Disney+, HBO Max and other streamers get waves of subscribers from must-see content, but keeping them is hard
Roughly half of U.S. viewers who joined after ‘Hamilton’ and ‘Wonder Woman 1984’ were gone in six months, data show
Streaming-video services get a surge of subscribers when they launch a hotly anticipated show or movie. But many of these new customers unsubscribe within a few months, according to new data, a challenge even for the industry’s deep-pocketed giants.
The data, which subscriber-measurement company Antenna provided to The Wall Street Journal, illustrate the extent to which the streaming wars require all players to consistently churn out popular and often expensive programming to keep fickle subscribers satisfied.
"You constantly need new content," said Michael Nathanson, an analyst for MoffettNathanson. Streaming services not only have to build vast libraries of old shows and movies, he said, they also "need a couple big, nice theatrical movies every quarter to make it feel like it’s really valuable."
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Major releases have been a reliable driver of streaming subscriptions, particularly for newer services. Walt Disney Co. ’s Disney+, for instance, won far more new U.S. subscribers when the musical "Hamilton" came out than any other day since early 2020, when the service was still getting off the ground.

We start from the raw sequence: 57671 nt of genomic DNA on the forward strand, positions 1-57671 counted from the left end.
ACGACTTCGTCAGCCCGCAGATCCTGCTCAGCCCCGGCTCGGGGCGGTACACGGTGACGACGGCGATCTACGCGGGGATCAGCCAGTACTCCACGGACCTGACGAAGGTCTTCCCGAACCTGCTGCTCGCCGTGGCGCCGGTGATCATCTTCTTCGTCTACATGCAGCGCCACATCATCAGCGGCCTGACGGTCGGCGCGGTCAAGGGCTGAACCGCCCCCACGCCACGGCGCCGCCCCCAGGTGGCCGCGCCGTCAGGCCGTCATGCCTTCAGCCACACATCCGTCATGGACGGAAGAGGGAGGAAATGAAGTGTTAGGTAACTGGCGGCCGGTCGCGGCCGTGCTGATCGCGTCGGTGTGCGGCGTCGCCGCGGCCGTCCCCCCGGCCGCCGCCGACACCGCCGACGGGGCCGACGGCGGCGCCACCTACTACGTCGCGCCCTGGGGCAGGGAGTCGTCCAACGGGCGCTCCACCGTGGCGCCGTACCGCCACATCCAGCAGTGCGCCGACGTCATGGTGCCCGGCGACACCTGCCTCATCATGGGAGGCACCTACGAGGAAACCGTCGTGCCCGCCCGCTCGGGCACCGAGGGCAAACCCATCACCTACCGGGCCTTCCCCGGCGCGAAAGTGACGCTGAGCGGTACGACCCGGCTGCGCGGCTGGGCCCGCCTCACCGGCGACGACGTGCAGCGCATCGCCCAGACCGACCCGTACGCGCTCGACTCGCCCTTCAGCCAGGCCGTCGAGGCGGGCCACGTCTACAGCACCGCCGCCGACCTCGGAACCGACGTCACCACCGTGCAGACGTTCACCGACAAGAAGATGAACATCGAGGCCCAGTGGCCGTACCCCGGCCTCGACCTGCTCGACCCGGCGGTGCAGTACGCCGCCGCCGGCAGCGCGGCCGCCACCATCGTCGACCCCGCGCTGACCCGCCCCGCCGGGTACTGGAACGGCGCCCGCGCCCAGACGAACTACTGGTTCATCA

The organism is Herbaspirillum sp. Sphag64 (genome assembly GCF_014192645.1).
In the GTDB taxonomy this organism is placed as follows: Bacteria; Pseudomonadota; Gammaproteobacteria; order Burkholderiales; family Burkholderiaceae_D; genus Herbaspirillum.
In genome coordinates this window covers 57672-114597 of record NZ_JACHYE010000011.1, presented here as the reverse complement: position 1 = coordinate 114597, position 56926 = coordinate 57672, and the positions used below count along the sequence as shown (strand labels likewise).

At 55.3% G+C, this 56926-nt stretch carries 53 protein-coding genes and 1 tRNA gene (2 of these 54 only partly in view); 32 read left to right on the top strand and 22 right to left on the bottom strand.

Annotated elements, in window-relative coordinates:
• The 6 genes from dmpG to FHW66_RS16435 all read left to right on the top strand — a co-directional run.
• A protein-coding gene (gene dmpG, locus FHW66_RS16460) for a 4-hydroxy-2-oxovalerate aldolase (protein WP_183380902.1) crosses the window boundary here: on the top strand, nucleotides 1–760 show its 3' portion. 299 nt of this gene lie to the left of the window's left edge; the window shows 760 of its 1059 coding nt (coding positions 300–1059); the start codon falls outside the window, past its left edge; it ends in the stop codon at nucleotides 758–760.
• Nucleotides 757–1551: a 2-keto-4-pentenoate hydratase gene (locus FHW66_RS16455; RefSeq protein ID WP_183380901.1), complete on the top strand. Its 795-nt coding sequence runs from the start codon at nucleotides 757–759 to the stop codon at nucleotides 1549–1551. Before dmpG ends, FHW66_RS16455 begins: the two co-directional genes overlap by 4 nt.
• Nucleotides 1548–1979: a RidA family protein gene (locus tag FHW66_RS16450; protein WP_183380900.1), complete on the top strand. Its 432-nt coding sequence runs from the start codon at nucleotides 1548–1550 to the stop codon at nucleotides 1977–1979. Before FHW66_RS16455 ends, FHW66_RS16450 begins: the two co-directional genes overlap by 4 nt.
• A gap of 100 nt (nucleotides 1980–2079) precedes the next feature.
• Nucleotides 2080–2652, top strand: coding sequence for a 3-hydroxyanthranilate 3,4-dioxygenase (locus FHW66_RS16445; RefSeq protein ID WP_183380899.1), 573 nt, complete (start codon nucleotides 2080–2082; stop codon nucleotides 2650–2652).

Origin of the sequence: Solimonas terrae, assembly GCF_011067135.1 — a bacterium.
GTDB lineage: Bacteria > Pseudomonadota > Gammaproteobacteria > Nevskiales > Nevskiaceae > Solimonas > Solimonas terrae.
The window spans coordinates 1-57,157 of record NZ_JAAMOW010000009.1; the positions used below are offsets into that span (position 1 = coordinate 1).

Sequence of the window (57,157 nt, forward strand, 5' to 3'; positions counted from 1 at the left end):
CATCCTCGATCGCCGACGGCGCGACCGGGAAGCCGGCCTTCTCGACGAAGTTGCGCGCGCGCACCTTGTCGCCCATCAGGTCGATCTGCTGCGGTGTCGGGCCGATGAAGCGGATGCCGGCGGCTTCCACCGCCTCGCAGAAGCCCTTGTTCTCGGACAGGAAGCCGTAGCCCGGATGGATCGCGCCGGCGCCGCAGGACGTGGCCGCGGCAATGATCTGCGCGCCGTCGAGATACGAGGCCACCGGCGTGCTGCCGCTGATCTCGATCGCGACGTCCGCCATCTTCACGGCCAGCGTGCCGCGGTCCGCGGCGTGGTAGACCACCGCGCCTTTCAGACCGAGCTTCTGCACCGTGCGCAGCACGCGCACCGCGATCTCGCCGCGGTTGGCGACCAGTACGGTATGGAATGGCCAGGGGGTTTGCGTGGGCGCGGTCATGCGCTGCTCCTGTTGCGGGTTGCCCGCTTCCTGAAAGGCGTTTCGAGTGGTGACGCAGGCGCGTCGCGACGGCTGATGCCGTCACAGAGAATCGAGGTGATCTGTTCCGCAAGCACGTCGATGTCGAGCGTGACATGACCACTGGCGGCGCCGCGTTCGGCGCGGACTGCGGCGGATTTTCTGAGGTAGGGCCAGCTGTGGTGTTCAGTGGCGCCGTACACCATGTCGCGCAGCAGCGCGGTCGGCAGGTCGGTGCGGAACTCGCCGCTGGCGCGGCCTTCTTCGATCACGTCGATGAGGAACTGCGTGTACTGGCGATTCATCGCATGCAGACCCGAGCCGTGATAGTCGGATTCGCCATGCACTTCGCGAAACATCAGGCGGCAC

AT&T Inc.’s HBO Max saw a jump in U.S. sign-ups when "Wonder Woman 1984" was released on Christmas Day 2020, according to Antenna data.
So did Apple Inc.’s Apple TV+ on the day "Greyhound," a World War II movie starring Tom Hanks, came out in July 2020.
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Many of them don’t stick around very long. Roughly half of U.S. viewers who signed up within three days of the release of "Hamilton," "Wonder Woman 1984" and "Greyhound" were gone within six months, Antenna data show.
Disney, Apple and AT&T’s WarnerMedia, the parent of HBO Max, declined to comment.
Even if streaming services only retain half of the users they sign up during big bursts, that still translates into sizable numbers of longer-term subscribers.
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All streaming services see a portion of U.S. customers unsubscribe every month and have been signing up more users than they lose over time. But viewers who join a service right after a big release tend to leave significantly faster than the average streaming customer, according to an analysis of Antenna data.
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